“THE BEST BASEBALL FIGHT EVER,” gushes YouTube user Lina Vidal.Full Story
That pontificating whippersnapper Simek got me thinking yesterday about the fetishism of the past to which a surprising number of you folks cling. A mediocre sub-urban fish joint shuts its doors and that boy waxes rhapsodic about — well, by his own admission he’s not precisely sure what. Lordy!
You want Dallas to return to its imagined heyday of 1906? You soft-shelled ninnies wouldn’t last a minute back then. Why the pungent odors wafting from the great, relatively unwashed mass of humanity alone would knock you flat before you could scamper across Main Street. Even if you could manage the feat, enjoy wiping the paste of dust and well-ground equine excrement from your soles when you reach the other side. And the heat! My god, the heat! No artificial refrigeration to ease summer’s onslaught, no sir.Full Story
Perhaps this is more of a Ghosts of Dallas thing, but I just thought I’d share with you some findings from a rabbit hole I slipped into this morning.
It began with this article about the closing of Vincent’s Seafood in Plano. I’ll be honest, I never heard of the place, which is why when the headline announced that it had been open for 117 years, I was really taken aback. How did a century-old restaurant escape my Dallas history nerd-o-meter? And how is it possible that a restaurant in a bland, concrete strip mall in Plano could be such a historic establishment? I started to dig.Full Story
It’s been nearly 80 years since Texas’ 100th birthday.Full Story
In Leading Off this morning, I pointed folks to Dick Bass’ obituary in the Morning News. A FrontBurnervian with a good memory noticed something odd about the obit. If you read it and are unfamiliar with the marital history of Dallas society, you’d be forgiven for thinking that Dick and his wife, Alice, had four children (one of whom is married to the publisher of the News, Jim Moroney). That’s because nowhere does the obit mention that Dick was married from 1952 to 1974 to Rita. She’s the mother of the children. She married Bill Clements the year after she divorced Dick. Perhaps that’s the reason she doesn’t appear in the obit?
In any case, here’s a fun story about Dick Bass that Jeff Bowden wrote for us in 2000. Definitely worth a read, if only for the opening anecdote, which is amazing.Full Story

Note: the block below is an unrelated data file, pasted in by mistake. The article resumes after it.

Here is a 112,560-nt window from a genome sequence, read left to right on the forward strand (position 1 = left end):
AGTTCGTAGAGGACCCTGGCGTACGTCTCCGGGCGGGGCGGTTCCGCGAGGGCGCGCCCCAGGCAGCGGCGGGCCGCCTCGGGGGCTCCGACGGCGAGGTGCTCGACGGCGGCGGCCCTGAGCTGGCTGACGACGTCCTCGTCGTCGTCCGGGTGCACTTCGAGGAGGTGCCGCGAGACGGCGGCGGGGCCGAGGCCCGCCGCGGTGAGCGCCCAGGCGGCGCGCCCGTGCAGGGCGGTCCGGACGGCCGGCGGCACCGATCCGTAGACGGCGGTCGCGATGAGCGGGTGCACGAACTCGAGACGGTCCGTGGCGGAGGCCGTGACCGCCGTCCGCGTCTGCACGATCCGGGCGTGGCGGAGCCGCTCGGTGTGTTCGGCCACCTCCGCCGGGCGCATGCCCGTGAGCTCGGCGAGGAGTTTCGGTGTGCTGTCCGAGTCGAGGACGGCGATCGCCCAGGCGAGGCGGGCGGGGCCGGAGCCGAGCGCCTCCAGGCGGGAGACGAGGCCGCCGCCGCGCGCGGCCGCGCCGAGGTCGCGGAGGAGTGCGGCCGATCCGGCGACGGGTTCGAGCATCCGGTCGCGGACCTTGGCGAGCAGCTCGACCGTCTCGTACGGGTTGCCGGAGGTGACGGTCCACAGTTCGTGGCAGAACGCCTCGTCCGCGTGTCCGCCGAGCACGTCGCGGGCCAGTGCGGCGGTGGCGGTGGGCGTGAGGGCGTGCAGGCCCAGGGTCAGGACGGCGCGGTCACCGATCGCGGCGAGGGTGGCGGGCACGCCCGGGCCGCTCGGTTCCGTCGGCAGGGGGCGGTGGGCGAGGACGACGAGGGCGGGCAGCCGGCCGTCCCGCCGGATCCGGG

Look back at Main Street 50 years ago.Full Story
A memorial to Confederate soldiers was vandalized over the weekend in Denton, sparking another conversation about whether in 2015 we should continue to honor those who fought in open rebellion against the United States. What do you think?Full Story
See how the school has changed in the last 70 years.Full Story
I don’t need to say it: in the wake of the Charleston shooting, there has been a lot of talk about the Civil War and what the various ways in which we remember, honor, or commemorate its history say about a legacy of racism in America. Alabama has removed a Confederate flag from a memorial at the state capitol. There are calls to take down a Jefferson Davis statue in Kentucky. Dallas’ Lee Park has come under scrutiny. I could go on.
At this point in the conversation, the momentum seems to point towards a gradual, though thorough washing-out of Confederate memorials throughout the nation. But how far will it go? How sublimated do references or symbols of the Confederacy have to be before they are deemed inappropriate? Statues and flags are one thing, but what about the more subtle reminders.
I found myself wondering this driving down oh-so-topical Davis St. in Oak Cliff.Full Story
Given the current move to eliminate all things Confederate, isn’t it just a matter of time before the history rewriters set their sights on Six Flags Over Texas? After all, the flag of the Confederate States of America (1861-1865) is one of six referenced by the theme park name. While the CSA flag is not the “battle flag” that’s under fire these days, even statues and other memorials associated with the Confederacy have become prime targets for eradication recently.
“At one time, the park had a themed section called The Confederacy, and the Confederate Battle Flag was used as part of the theming and a civil war re-enactment,” says Six Flags spokeswoman Sharon Parker. “The name of that section of the park was changed to The Old South in the mid-1990s and all Confederate Battle Flags were removed. Six Flags Over Texas continues to fly the Confederate States of America Flag, but does not fly or sell any variation of the Confederate Battle Flag.”
Chances are, that explanation won’t cut it with the rewrite crowd. So get ready for, “Welcome to ‘Five Flags Over Texas. Plus One We Don’t Really Want To Talk About.’ “Full Story
A march for civil rights 50 years ago.Full Story
Look back more than 70 years to when there was still plenty of school spirit downtown.Full Story
It’s been brought to my attention that a fair number of you, dear readers, are too lazy to type out an electronic missive and push a button to send it to me at email@example.com. Even though I have a well-established track record of solving your problems — bringing hope and joy and irresistible animal magnetism to the most troubled of souls — some refuse to seek my help.
Go where the people are, the editors of this web blog have repeatedly enjoined. And so I finally had no choice but to accede to their wishes. Yesterday, shortly after 3 p.m., I took command of the @DMagazine Twitter handle to offer up insights in bite-size portions. Since it is exceedingly difficult to limit my wisdom to 140-character chunks, I’m offering bonus contest below, in this sampling of what transpired:Full Story
How have students changed in the last 60 years?Full Story
A window almost 43 years into the past.Full Story